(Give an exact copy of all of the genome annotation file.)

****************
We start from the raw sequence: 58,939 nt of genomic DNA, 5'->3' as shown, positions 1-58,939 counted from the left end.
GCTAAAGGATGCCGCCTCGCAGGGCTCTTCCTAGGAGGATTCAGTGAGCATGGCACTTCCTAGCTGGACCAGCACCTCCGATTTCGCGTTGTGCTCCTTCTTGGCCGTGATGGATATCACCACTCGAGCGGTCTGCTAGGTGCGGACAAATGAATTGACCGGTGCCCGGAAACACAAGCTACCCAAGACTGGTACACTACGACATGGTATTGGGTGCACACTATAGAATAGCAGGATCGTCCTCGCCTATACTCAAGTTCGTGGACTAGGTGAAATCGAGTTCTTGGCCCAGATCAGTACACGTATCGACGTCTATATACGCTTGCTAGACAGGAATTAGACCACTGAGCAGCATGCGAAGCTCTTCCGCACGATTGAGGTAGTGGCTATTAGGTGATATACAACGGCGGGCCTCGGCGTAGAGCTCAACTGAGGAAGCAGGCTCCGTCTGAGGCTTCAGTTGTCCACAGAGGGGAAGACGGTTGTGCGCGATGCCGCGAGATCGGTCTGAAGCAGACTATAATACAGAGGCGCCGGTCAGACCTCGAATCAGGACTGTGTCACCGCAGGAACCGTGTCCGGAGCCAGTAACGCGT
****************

We start from the raw sequence: 58,939 nt of genomic DNA, 5'->3' as shown, positions 1-58,939 counted from the left end.
GCTAAAGGATGCCGCCTCGCAGGGCTCTTCCTAGGAGGATTCAGTGAGCATGGCACTTCCTAGCTGGACCAGCACCTCCGATTTCGCGTTGTGCTCCTTCTTGGCCGTGATGGATATCACCACTCGAGCGGTCTGCTAGGTGCGGACAAATGAATTGACCGGTGCCCGGAAACACAAGCTACCCAAGACTGGTACACTACGACATGGTATTGGGTGCACACTATAGAATAGCAGGATCGTCCTCGCCTATACTCAAGTTCGTGGACTAGGTGAAATCGAGTTCTTGGCCCAGATCAGTACACGTATCGACGTCTATATACGCTTGCTAGACAGGAATTAGACCACTGAGCAGCATGCGAAGCTCTTCCGCACGATTGAGGTAGTGGCTATTAGGTGATATACAACGGCGGGCCTCGGCGTAGAGCTCAACTGAGGAAGCAGGCTCCGTCTGAGGCTTCAGTTGTCCACAGAGGGGAAGACGGTTGTGCGCGATGCCGCGAGATCGGTCTGAAGCAGACTATAATACAGAGGCGCCGGTCAGACCTCGAATCAGGACTGTGTCACCGCAGGAACCGTGTCCGGAGCCAGTAACGCGT